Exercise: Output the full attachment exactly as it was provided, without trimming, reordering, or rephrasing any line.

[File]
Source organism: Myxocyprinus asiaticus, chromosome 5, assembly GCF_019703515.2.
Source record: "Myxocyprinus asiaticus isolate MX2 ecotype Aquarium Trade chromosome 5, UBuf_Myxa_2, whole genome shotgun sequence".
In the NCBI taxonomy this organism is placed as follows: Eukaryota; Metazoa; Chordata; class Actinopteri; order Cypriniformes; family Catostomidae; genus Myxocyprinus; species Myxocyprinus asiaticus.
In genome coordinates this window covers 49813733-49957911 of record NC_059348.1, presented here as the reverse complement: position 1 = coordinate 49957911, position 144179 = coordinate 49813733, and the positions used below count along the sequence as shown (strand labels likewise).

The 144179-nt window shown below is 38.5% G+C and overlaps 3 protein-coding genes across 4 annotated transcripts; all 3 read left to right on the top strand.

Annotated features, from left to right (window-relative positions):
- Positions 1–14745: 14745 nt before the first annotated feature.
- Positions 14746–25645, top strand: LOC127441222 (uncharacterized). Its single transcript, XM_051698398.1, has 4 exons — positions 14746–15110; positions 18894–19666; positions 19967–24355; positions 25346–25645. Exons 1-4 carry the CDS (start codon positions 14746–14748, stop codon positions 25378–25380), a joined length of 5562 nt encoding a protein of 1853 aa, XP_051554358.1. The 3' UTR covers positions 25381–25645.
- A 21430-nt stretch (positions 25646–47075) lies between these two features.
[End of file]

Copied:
Source organism: Myxocyprinus asiaticus, chromosome 5, assembly GCF_019703515.2.
Source record: "Myxocyprinus asiaticus isolate MX2 ecotype Aquarium Trade chromosome 5, UBuf_Myxa_2, whole genome shotgun sequence".
In the NCBI taxonomy this organism is placed as follows: Eukaryota; Metazoa; Chordata; class Actinopteri; order Cypriniformes; family Catostomidae; genus Myxocyprinus; species Myxocyprinus asiaticus.
In genome coordinates this window covers 49813733-49957911 of record NC_059348.1, presented here as the reverse complement: position 1 = coordinate 49957911, position 144179 = coordinate 49813733, and the positions used below count along the sequence as shown (strand labels likewise).

The 144179-nt window shown below is 38.5% G+C and overlaps 3 protein-coding genes across 4 annotated transcripts; all 3 read left to right on the top strand.

Annotated features, from left to right (window-relative positions):
- Positions 1–14745: 14745 nt before the first annotated feature.
- Positions 14746–25645, top strand: LOC127441222 (uncharacterized). Its single transcript, XM_051698398.1, has 4 exons — positions 14746–15110; positions 18894–19666; positions 19967–24355; positions 25346–25645. Exons 1-4 carry the CDS (start codon positions 14746–14748, stop codon positions 25378–25380), a joined length of 5562 nt encoding a protein of 1853 aa, XP_051554358.1. The 3' UTR covers positions 25381–25645.
- A 21430-nt stretch (positions 25646–47075) lies between these two features.